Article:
pedal to the floor) and I applied the brakes and the car eventially
slowed to a safe speed where I could turn off the ignition and coast
to the break down lane. AND, those were drum brakes, not nearly as
good as any Audi's disc brakes.
You probably didnt read the part where it seemed like brake boost
vacuum was lost or reduced before it accelerated. That does increase
pedal effort needed. I am NOT claiming that brakes failed to stop the
car, they DID stop it. I think the vacuum loss or decrease is somehow
related to the uncommanded rapid accel. I AGREE with you that the Audi
brakes can and do eventually stop the car even with a redlined motor.
All it takes is a strong and continuous application.
In the old Audi 5000 cases that got all the news the vast majority of
the cases were as follows (from a news article):
"The Audi story is by now, dismally familiar. "Sudden acceleration"
accidents occurred when the transmission was shifted out of "park."
The driver always insisted he was standing on the brake, but after the
crash the brakes always worked perfectly. A disproportionate number of
accidents involved drivers new to the vehicle. When an idiotproof
shift was installed so that a driver could not shift out of park if
his foot was on the accelerator, reports of sudden acceleration
My experience and the experience of several other 92 100S owners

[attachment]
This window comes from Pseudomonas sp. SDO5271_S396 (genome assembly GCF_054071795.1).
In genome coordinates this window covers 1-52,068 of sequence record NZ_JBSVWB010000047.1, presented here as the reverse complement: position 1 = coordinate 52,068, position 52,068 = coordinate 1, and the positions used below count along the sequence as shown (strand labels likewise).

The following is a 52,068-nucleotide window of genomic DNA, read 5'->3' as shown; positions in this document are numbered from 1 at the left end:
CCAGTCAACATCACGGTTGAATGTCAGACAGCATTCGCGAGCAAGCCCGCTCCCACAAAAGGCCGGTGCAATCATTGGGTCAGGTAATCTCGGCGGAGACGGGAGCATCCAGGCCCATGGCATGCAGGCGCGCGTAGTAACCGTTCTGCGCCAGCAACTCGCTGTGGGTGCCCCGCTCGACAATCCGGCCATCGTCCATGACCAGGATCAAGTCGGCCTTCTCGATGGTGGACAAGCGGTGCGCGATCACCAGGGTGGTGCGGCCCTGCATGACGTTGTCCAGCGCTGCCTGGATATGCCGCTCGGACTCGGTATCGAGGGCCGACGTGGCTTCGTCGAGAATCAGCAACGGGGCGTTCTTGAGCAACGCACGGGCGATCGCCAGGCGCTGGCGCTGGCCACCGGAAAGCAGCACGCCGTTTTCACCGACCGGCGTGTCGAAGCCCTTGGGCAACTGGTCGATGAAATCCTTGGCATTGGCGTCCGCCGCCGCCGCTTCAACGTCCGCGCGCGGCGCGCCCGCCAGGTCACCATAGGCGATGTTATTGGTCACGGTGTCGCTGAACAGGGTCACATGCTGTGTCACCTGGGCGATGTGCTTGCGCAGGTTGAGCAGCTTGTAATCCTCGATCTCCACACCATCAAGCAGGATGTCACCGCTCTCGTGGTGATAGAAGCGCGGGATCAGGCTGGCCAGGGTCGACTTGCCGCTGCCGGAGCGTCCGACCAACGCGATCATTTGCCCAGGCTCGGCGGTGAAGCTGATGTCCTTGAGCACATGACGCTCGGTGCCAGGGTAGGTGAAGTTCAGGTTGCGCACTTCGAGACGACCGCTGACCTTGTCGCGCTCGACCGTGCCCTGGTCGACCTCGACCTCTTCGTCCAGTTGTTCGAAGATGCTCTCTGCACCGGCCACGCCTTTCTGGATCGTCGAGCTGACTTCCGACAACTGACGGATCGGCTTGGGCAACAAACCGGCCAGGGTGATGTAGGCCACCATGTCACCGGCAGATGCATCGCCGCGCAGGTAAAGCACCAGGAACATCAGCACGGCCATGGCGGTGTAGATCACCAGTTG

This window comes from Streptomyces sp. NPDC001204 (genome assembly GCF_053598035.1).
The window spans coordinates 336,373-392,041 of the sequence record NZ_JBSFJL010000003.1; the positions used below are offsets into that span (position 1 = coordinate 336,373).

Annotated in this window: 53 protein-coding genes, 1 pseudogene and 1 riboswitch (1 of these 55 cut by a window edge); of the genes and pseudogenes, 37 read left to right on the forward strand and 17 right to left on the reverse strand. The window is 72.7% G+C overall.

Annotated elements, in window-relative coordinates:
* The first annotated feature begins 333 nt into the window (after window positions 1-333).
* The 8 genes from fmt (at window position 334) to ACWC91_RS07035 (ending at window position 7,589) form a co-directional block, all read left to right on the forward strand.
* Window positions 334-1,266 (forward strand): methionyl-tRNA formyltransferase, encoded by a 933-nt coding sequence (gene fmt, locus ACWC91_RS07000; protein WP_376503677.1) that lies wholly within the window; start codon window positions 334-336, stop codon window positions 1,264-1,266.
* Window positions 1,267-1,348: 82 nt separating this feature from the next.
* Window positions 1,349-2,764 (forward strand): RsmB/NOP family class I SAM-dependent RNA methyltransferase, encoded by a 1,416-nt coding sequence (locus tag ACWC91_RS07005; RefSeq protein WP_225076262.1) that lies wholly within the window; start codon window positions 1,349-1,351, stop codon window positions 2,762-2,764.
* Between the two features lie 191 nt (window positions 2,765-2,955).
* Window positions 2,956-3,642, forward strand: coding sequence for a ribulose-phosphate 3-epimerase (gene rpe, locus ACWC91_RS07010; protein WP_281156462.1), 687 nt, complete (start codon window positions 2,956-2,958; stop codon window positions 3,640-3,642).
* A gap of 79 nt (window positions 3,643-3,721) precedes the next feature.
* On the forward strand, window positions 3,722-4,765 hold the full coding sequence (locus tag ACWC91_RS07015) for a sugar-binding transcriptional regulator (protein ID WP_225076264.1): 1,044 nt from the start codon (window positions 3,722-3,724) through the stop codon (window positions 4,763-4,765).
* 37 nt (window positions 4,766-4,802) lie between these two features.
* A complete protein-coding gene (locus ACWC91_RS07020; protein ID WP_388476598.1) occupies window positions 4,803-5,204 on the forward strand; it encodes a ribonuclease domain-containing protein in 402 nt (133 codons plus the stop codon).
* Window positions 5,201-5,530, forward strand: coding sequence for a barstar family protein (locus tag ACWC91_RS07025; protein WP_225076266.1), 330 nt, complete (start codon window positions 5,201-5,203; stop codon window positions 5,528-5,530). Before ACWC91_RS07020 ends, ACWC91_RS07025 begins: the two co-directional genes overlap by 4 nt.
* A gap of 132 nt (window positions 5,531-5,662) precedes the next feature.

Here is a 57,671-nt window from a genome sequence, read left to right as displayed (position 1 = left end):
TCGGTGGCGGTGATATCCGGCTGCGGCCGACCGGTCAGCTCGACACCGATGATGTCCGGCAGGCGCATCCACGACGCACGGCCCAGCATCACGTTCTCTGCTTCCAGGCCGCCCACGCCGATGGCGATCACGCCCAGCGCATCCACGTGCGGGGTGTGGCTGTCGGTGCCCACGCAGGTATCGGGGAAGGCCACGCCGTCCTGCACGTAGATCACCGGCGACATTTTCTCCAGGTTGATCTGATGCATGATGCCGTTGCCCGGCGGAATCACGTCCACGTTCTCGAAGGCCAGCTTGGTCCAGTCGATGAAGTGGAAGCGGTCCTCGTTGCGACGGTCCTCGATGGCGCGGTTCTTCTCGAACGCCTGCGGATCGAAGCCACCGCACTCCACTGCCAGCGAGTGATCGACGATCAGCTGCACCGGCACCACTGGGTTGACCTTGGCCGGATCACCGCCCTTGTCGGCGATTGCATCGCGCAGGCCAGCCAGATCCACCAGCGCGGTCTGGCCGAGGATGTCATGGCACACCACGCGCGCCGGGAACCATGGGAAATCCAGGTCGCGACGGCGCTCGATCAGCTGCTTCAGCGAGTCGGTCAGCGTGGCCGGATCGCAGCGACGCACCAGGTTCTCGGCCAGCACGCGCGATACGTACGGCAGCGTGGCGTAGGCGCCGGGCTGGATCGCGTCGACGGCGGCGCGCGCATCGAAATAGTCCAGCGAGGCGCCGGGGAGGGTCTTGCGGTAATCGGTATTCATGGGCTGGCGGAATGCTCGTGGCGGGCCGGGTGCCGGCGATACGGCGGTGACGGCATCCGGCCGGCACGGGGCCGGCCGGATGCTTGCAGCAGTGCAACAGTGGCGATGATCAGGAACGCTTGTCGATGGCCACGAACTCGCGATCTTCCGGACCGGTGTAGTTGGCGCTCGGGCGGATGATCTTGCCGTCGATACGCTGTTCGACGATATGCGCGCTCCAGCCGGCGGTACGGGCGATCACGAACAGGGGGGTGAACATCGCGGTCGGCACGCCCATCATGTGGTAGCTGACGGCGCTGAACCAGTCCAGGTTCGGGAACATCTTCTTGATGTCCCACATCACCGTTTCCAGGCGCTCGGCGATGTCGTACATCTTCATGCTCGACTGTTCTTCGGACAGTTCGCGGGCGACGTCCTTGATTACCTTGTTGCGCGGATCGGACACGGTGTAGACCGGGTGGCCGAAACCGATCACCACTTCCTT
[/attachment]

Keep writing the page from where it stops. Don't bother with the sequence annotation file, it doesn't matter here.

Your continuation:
reported on the NHSTA site was not like this. It was uncommanded
sudden acceleration while underway. I always thought the Audi 5000
claims were driver error, but believe me , my experience and the
experience of several other owners as reported to NHSTA is really
different and far less likely to involve a driver jamming hard on the
gas pedal thinking it is the brake pedal. No shifting from park to D.
I was a huge skeptic so I know where you are coming from. This is a
real problem and not lawyer driven or driver error. I am not claiming
that the brakes failed to stop the car.
The cruise control system in your vehicle is completely separate from
any sources of engine vacuum and is controlled by a separate control
unit. The entire system is completely isolated from any other and
only uses inputs from other systems such as speed, etc.
All quite irrelevant since you have effectively removed the cruise
control system from the scenario by completely disabling it.
Leaving very little to possibly suspect. There is no other mechanical
control of throttle.
The components of the throttle body system are: the throttle body, a
potentiometer that senses throttle position and movement, the idle
stabilizer valve which meters air in order to keep a steady idle, an
EGR valve for emmissions control, and a temperature sensor. None of
the latter items mechanically manipulates the throttle body.
Without mechanical actuation of the throttle body and in order to
achieve the power output you describe, the engine will require
accurately metered air and fuel. I have no idea if the ISV or EGR,